Know your rights: unfair contract terms & small business

Summary: Are you a small business? Do you receive standard form contracts? If so, you should be aware that the Australian government has introduced a law to protect small businesses against unfair contract terms.

Published: 16 November 2015

Ahhh, running your own business - being your own boss! But running a small business can be difficult. There’s people to manage, finances to balance, and that's on top of doing your job.

It's never easy. It means a lot of finding clients, building contacts, and knocking on doors. And that can mean a lot of contracts; contracts with new clients, contracts with suppliers, contracts for services such as internet or phone plans.

Sometimes it can feel that everyone you deal with, has a contract to be signed. But sometimes contracts can be confusing and can leave a small business in a very difficult position. Because of this, the Australian government has introduced a law to protect small businesses against unfair contract terms.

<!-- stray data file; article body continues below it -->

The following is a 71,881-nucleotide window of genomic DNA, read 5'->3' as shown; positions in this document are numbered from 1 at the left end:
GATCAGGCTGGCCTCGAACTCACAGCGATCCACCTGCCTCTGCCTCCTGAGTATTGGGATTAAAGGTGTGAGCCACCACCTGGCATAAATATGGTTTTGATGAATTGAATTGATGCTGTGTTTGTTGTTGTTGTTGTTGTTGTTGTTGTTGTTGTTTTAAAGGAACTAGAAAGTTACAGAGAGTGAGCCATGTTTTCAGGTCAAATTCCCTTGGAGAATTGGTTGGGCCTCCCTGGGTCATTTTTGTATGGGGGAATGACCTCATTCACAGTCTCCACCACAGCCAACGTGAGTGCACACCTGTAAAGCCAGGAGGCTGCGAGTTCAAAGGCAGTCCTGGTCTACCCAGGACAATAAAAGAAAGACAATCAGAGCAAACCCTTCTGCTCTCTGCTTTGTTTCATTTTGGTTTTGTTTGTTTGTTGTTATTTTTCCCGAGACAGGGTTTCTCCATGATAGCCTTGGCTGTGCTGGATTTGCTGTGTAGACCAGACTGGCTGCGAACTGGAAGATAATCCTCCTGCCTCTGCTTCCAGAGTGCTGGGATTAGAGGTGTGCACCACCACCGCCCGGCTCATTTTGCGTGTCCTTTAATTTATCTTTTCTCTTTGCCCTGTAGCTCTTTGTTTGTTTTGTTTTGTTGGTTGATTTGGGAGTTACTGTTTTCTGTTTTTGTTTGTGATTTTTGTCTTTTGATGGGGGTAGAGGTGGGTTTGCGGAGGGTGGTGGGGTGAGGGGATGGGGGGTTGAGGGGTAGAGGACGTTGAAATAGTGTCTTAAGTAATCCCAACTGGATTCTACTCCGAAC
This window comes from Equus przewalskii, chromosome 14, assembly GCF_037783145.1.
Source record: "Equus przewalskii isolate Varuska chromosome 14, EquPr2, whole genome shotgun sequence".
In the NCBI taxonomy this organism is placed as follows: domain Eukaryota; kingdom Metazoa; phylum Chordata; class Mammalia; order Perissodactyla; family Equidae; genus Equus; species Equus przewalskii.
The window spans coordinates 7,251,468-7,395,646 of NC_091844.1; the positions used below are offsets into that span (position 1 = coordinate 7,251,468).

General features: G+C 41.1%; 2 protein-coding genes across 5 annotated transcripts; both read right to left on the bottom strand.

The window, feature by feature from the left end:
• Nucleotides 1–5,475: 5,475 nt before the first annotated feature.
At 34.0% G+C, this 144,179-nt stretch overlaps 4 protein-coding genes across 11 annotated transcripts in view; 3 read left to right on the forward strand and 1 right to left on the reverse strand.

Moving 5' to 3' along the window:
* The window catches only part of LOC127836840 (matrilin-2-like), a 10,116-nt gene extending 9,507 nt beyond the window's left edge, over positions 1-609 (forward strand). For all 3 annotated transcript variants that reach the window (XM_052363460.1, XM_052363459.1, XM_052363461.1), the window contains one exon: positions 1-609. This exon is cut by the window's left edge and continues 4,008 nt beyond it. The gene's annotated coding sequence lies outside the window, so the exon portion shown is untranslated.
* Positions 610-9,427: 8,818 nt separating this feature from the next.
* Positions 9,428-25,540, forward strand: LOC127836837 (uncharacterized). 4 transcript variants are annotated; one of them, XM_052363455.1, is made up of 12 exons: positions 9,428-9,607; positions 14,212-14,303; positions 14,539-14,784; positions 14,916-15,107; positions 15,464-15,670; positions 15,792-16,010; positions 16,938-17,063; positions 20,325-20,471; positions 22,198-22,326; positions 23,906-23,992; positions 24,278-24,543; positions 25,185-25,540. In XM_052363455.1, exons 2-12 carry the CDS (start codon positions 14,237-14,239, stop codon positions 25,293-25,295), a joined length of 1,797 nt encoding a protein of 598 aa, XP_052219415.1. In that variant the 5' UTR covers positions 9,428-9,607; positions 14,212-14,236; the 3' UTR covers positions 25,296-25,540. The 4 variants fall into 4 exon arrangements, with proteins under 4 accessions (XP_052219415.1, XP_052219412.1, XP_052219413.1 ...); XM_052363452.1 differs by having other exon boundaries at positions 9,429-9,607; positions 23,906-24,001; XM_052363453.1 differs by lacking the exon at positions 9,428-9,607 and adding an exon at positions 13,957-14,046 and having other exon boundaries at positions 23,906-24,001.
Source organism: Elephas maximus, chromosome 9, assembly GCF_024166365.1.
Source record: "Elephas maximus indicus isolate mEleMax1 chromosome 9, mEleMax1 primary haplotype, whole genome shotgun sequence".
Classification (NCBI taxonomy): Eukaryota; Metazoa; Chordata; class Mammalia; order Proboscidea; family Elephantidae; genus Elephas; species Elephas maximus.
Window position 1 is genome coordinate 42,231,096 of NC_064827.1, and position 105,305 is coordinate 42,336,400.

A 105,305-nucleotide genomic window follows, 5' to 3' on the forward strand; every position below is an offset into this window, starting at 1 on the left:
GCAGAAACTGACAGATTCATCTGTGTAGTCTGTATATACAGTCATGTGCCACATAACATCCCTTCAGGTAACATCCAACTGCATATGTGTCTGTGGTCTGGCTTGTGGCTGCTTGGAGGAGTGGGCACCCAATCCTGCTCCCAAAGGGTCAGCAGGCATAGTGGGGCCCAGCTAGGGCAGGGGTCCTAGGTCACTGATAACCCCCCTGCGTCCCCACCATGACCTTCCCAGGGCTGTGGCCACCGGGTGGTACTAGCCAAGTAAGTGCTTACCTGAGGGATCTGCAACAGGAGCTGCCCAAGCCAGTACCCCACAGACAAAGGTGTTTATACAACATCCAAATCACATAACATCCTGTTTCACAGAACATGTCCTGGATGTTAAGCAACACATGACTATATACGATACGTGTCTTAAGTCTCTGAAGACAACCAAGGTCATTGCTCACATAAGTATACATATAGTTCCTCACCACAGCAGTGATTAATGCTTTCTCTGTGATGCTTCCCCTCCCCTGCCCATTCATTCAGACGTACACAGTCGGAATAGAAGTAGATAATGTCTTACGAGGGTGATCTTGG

The protections apply for small businesses that employ less than 20 employees, and receive contracts valued up to $300,000 or up to $1 million for contracts longer than one year.

So if you have been presented with a standard form contract on a ‘take it or leave it’ basis and it includes an unfair term, that term can be declared void, which means it cannot be relied upon.

Examples of terms that may be unfair include terms that allow the other business but not you to change or cancel the contract, allow the other business but not you to limit or avoid their obligations, penalise you but not the other business for breaking the contract.

This law applies to contracts that are entered into or renewed on or after 12 November 2016. If you think you've been presented with a standard form contract that includes an unfair term, visit the ACCC website to find out what your protections are under the law.

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